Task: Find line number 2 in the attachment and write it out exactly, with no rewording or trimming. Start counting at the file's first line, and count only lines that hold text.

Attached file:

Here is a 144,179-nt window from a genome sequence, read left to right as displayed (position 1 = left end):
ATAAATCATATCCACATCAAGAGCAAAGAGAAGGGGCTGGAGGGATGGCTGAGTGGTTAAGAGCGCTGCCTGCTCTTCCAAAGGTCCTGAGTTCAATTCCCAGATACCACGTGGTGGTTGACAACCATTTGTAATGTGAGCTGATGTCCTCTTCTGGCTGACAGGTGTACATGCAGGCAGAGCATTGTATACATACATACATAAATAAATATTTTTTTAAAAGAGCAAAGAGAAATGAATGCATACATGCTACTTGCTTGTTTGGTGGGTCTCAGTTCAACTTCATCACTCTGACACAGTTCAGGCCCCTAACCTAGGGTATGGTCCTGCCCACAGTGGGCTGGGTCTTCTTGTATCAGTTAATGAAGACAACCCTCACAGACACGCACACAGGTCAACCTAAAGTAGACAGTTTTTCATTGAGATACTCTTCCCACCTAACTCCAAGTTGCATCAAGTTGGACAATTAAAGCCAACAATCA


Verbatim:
ATAAATCATATCCACATCAAGAGCAAAGAGAAGGGGCTGGAGGGATGGCTGAGTGGTTAAGAGCGCTGCCTGCTCTTCCAAAGGTCCTGAGTTCAATTCCCAGATACCACGTGGTGGTTGACAACCATTTGTAATGTGAGCTGATGTCCTCTTCTGGCTGACAGGTGTACATGCAGGCAGAGCATTGTATACATACATACATAAATAAATATTTTTTTAAAAGAGCAAAGAGAAATGAATGCATACATGCTACTTGCTTGTTTGGTGGGTCTCAGTTCAACTTCATCACTCTGACACAGTTCAGGCCCCTAACCTAGGGTATGGTCCTGCCCACAGTGGGCTGGGTCTTCTTGTATCAGTTAATGAAGACAACCCTCACAGACACGCACACAGGTCAACCTAAAGTAGACAGTTTTTCATTGAGATACTCTTCCCACCTAACTCCAAGTTGCATCAAGTTGGACAATTAAAGCCAACAATCA